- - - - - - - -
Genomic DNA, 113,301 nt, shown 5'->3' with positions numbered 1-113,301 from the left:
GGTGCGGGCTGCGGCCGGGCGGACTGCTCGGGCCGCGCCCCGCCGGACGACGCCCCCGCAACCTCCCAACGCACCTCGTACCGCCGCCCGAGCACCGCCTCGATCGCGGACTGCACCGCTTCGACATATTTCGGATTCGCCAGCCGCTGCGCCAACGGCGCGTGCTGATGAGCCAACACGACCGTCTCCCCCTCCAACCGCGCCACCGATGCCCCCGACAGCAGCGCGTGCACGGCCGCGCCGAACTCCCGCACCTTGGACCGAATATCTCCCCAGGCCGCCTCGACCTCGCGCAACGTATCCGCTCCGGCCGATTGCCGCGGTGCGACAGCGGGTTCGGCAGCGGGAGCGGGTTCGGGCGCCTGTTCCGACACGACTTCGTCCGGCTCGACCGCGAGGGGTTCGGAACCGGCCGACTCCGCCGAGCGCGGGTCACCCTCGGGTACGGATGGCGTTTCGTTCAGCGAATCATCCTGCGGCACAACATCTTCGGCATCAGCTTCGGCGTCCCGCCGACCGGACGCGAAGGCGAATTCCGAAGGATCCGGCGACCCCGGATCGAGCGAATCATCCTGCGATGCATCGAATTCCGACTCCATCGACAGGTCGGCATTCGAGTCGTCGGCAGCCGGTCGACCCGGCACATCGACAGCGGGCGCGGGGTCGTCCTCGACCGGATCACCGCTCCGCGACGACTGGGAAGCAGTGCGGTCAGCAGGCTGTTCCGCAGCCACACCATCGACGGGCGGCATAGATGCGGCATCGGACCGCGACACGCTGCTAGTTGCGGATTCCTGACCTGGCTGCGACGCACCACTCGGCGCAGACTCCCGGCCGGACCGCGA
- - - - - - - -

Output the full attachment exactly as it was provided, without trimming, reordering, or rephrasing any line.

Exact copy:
Genomic DNA, 113,301 nt, shown 5'->3' with positions numbered 1-113,301 from the left:
GGTGCGGGCTGCGGCCGGGCGGACTGCTCGGGCCGCGCCCCGCCGGACGACGCCCCCGCAACCTCCCAACGCACCTCGTACCGCCGCCCGAGCACCGCCTCGATCGCGGACTGCACCGCTTCGACATATTTCGGATTCGCCAGCCGCTGCGCCAACGGCGCGTGCTGATGAGCCAACACGACCGTCTCCCCCTCCAACCGCGCCACCGATGCCCCCGACAGCAGCGCGTGCACGGCCGCGCCGAACTCCCGCACCTTGGACCGAATATCTCCCCAGGCCGCCTCGACCTCGCGCAACGTATCCGCTCCGGCCGATTGCCGCGGTGCGACAGCGGGTTCGGCAGCGGGAGCGGGTTCGGGCGCCTGTTCCGACACGACTTCGTCCGGCTCGACCGCGAGGGGTTCGGAACCGGCCGACTCCGCCGAGCGCGGGTCACCCTCGGGTACGGATGGCGTTTCGTTCAGCGAATCATCCTGCGGCACAACATCTTCGGCATCAGCTTCGGCGTCCCGCCGACCGGACGCGAAGGCGAATTCCGAAGGATCCGGCGACCCCGGATCGAGCGAATCATCCTGCGATGCATCGAATTCCGACTCCATCGACAGGTCGGCATTCGAGTCGTCGGCAGCCGGTCGACCCGGCACATCGACAGCGGGCGCGGGGTCGTCCTCGACCGGATCACCGCTCCGCGACGACTGGGAAGCAGTGCGGTCAGCAGGCTGTTCCGCAGCCACACCATCGACGGGCGGCATAGATGCGGCATCGGACCGCGACACGCTGCTAGTTGCGGATTCCTGACCTGGCTGCGACGCACCACTCGGCGCAGACTCCCGGCCGGACCGCGA